If you are looking for the well-known cantilevered rock formation for which the Battle of Hanging Rock is named, head about a mile southeast of here — but first stop to explore this historic ground where Patriots attacked a British outpost on August 6, 1780, during the American Revolutionary War. As part of their Southern Campaign, the British seized Charleston in the spring of 1780, established bases throughout South Carolina, and used rural routes as communication conduits to recruit Loyalist support, as well as to ferry troops and supplies to key locations. The Patriots systematically raided these outposts to harass the enemy, attract new militia to their cause, and boost morale. These objectives led Patriot Brigadier General Thomas Sumter’s army to confront British Major John Carden’s troops at this spot on that sweltering summer day centuries ago. Later in the war, such tactics would become part of Patriot Commander Nathanael Greene’s overall strategy to wear down the British Army and push them back to the coast.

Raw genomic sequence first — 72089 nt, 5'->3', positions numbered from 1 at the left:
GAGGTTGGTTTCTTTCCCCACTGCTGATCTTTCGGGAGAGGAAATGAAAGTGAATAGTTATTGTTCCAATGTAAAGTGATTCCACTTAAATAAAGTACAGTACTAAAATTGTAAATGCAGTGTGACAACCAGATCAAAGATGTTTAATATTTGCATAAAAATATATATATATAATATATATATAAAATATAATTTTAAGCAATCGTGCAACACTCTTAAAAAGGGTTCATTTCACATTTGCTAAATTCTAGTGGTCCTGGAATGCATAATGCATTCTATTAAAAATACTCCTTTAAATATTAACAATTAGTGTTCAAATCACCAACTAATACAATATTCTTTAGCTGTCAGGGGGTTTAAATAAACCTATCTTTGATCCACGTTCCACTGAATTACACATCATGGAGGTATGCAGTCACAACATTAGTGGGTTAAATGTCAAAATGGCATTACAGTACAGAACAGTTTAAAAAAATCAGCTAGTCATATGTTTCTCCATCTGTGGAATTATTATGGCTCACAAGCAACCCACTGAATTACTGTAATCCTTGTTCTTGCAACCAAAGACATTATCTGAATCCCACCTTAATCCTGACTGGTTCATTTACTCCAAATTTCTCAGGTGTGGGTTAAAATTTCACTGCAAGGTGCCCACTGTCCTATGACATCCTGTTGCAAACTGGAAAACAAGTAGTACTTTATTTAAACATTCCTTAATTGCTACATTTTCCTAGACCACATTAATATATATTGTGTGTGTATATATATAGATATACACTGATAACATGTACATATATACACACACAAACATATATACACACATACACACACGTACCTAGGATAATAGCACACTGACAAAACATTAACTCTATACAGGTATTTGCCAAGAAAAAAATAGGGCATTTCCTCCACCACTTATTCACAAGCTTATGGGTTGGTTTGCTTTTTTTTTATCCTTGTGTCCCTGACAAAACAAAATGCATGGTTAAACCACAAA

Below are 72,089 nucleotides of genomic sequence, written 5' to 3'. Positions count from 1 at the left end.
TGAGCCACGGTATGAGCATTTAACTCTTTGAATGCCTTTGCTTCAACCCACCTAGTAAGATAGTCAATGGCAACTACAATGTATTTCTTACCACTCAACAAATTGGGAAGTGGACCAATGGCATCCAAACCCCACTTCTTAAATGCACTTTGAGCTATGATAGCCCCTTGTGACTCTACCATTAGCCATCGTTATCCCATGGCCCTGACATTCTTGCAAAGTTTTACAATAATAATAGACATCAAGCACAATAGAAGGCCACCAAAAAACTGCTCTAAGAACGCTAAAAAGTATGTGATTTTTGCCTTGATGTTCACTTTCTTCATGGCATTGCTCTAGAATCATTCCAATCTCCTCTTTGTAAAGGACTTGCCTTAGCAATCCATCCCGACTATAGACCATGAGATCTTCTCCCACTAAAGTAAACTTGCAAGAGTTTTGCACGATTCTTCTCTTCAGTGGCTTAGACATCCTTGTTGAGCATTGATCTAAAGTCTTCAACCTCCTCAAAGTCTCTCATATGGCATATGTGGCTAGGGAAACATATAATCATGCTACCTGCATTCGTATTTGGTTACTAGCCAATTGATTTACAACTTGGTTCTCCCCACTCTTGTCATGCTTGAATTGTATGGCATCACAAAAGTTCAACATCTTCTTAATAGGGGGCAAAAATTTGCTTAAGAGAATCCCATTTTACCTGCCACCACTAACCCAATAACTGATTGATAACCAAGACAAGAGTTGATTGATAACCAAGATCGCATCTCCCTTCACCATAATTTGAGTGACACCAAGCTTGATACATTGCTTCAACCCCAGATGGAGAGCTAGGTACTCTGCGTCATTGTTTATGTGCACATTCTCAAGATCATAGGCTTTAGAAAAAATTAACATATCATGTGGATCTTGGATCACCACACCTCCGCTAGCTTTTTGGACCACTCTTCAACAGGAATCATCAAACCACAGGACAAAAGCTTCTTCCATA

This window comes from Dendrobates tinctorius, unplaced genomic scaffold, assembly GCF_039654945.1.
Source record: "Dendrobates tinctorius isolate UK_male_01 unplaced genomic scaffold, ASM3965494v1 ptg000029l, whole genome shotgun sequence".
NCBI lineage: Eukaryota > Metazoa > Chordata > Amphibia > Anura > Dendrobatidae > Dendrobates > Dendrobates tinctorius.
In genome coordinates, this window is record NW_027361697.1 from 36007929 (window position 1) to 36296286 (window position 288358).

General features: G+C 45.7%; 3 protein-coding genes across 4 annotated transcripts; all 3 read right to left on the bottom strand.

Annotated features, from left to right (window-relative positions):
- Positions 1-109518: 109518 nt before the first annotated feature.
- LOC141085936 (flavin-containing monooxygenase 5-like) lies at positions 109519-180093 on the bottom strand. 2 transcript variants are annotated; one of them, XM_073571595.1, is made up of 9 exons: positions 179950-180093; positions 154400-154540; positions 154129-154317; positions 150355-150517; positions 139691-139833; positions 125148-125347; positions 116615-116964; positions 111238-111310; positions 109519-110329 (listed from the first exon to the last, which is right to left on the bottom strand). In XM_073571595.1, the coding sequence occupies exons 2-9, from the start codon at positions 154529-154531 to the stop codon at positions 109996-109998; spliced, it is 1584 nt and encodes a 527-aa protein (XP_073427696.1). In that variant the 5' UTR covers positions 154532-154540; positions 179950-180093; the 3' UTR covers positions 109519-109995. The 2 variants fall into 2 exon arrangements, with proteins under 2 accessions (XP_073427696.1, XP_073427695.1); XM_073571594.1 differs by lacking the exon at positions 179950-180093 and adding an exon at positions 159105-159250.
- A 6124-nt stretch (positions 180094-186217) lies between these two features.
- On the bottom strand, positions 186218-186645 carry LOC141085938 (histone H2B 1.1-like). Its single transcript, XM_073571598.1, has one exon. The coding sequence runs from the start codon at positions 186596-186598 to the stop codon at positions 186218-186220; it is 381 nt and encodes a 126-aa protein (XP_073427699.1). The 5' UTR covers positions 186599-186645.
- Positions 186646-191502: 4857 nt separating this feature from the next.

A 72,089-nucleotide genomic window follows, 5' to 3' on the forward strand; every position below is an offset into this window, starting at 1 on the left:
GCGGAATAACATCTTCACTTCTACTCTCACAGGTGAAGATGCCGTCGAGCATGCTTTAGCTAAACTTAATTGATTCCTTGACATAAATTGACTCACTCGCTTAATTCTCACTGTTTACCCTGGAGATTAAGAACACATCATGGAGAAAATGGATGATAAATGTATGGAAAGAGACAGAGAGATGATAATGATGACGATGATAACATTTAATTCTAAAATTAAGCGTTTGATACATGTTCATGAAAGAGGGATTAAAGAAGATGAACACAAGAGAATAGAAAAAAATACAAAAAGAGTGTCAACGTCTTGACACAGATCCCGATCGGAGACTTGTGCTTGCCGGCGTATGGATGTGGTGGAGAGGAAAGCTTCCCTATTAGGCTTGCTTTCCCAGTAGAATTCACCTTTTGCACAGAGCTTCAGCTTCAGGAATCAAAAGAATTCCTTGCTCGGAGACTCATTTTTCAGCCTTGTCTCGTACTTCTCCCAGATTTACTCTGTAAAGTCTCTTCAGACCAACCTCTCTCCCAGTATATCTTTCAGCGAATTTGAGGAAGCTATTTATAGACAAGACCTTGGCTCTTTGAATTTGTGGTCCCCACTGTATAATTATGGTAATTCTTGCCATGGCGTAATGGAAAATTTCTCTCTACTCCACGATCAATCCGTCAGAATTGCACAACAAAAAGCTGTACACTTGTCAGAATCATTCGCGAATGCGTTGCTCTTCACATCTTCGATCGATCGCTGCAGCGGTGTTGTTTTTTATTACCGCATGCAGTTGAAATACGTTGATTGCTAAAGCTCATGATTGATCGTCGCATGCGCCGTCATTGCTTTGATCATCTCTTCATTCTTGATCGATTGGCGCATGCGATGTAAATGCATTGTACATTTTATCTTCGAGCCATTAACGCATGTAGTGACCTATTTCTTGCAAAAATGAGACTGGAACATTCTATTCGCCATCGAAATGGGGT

Carden’s garrison at Hanging Rock was located at the crossroads of the Catawba River Road and the Great Waxhaw Road, north of Camden. It was unprotected by fortifications and manned by about 1,100–1,400 local Loyalist militiamen and Provincials. The troops occupied three separate camps. Sumter’s Patriot force of 800 was also composed of militia units from North and South Carolina as well as 35 warriors from the Catawba Nation. After a surprise sunrise assault, Sumter took two of the three British camps, but was unable to hold his ground despite inflicting heavy losses. His men plundered the enemy camps and withdrew. Although Sumter’s men failed to take the garrison, the battle was a Patriot victory. The partisans proved their mettle and humiliated their opponents.